* But not all. It is a disturbing fact that I may well fall into the group that can’t read body language well enough to detect lack of consent.

  • If NZ is anything like Australia, a black guy probably wouldn’t be getting much racism backlash. (We have huge racism issues with Aborigines, Asians, and Lebanese. People of African descent, not so much.)

    Was the bouncer a POC? He didn’t register that way to me…

  • It’s not actually the stranger who goes into the dark alley, I think it’s the bouncer (who was alerted to the situation by the stranger.)

    Still not the smartest thing to do, but the bouncer at least presumably has some self defense training given his job.

  • Baby_Raptor

    This. PLEASE!

  • Baby_Raptor

    You’re gonna end up in jail one day. And decent society will cheer. Maybe you’ll learn something while you’re in there.

  • I suck with race, so take this with a shaker of salt, but of the groups you mentioned the bouncer might possibly have been Lebanese.

  • Regardless there is an active effort to switch from a paradigm of “No means No,” to, “Yes means Yes,” so that silence doesn’t mean, “You can get away with raping me.”

    I wholeheartedly champion this paradigm. I have always said, “Unless she enthusiastically says ‘Yes!’ then you can assume she means ‘No.'” It should go without saying that when a person is not in a condition to say yes, that still means no.

    One of the problems though, is that the only way to tell the minority that are rapists from the rest is when they commit rape. It’s not like the rest of us come with a Not-a-rapist halo hanging over our heads.

    I have always been in favor of forehead branding as a punishment for rape or domestic abuse. Their obviousness of that punishment would increase its effect as a deterrent to that behavior in others.

  • Antigone10

    Yeah, I’m pretty sure that was the bouncer. He was the one checking IDs.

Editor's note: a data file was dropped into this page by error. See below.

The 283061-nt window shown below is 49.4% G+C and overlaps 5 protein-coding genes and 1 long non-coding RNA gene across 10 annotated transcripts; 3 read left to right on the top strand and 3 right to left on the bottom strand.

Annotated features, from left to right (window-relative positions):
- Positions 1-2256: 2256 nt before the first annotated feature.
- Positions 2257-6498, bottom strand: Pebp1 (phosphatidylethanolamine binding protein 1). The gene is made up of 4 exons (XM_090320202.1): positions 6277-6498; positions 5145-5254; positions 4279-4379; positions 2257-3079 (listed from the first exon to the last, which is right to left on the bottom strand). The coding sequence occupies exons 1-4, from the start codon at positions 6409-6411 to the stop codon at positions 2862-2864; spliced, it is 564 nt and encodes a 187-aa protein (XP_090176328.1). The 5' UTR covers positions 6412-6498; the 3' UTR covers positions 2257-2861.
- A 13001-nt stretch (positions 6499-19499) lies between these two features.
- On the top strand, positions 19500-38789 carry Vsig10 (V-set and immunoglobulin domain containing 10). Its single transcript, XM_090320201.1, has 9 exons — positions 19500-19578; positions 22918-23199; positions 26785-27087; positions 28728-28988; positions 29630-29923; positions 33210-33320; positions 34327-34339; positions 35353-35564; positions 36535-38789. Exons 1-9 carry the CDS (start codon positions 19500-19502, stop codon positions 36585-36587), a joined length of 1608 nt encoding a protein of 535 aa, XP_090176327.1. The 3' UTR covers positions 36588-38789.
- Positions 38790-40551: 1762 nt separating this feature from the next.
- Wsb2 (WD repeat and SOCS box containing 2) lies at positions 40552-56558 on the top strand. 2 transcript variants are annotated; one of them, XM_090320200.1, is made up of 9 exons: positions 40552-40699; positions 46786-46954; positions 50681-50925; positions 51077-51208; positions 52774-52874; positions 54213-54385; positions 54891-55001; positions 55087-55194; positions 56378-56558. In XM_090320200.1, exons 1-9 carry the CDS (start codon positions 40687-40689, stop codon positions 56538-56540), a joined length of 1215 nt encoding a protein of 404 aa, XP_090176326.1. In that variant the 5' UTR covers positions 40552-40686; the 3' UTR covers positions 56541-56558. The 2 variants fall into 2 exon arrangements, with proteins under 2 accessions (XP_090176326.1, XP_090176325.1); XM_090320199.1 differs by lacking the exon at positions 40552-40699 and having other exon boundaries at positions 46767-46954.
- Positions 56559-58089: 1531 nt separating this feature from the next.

• Shayna

    I saw a very clear no the first time he tried to dance with her. She shook her head, pushed him, and moved away from him. It is only when she is left alone and drunk almost to the point of passing out that Mr. A-hole returns.

  • Monala

    Yeah, I thought Maori or Middle Eastern, too.

  • Akili

    There are so many people who go on about how we need to tell men not to rape and thing is, there are always going to be people that rape and murder. I feel that teaching others to defend themselves and others is the best way to help society. (And by defend themselves I mean it in the ‘common sense’ way of don’t go down a dark ally in the middle of the Crips street wearing red)

  • What is the common sense way of not being raped when the vast majority of rapes are initiated in a place familiar to the victim, with a person familiar to the victim, in a situation in which they have little or no reason to feel like they’re going to be raped?

  • Donalbain

    I know of no “Batman”. Are you related to “The Goddamned Batman”?

  • Donalbain

    Over at Lawyersgunsandmoney they usually respond as if the troll were recommending or asking for pancakes. Perhaps we could respond as if the troll were threatening to kill people with sheep.

  • I know this is a bit besides the point, but it’s worth discussing.

    Assuming the following premise: that an adult woman with sufficient mental capacity might and should have the right to choose to take a guy home and possibly have sex, without anyone shaming her for it or interfering- if you are one of the bystanders (friend, stranger, flatmate) how do you tell when she is or when she isn’t sober enough to consent? (The woman in the video couldn’t walk straight so that was a clear clue, but in general, in a life situation like this, where do you draw the line? How do you tell?)
    Also, in the same vein, and connected to what stardreamer said- ” The guy in the video (or rather, the person he’s representing) doesn’t think of himself as a rapist.”; if you are, shall we say, the decent-human-being-who-does-not-want-to-be-a-=rapist version of the guy, how do you tell if the person you’re considering taking home is sober enough to consent or not?

    I admit that’s a bit offtopic but it’s worth talking about.

  • Aunt Vixen

    That is a good PSA. I especially like how in the second run through the scenario, the other people’s actions don’t change – it’s just that they take one more step than they did in the first run. (The guy in line to get into the club, for example, still nudges his buddy all “Dude, look at that, eh?” – but then he asks the bouncer, “Is she all right?”) I don’t know why that aspect of the thing is all I can think of this morning, but it is. Maybe because: it’s not suggesting anyone’s first instincts are actually wrong; just insufficient. It’s not that we should do something different; it’s that we should do something more.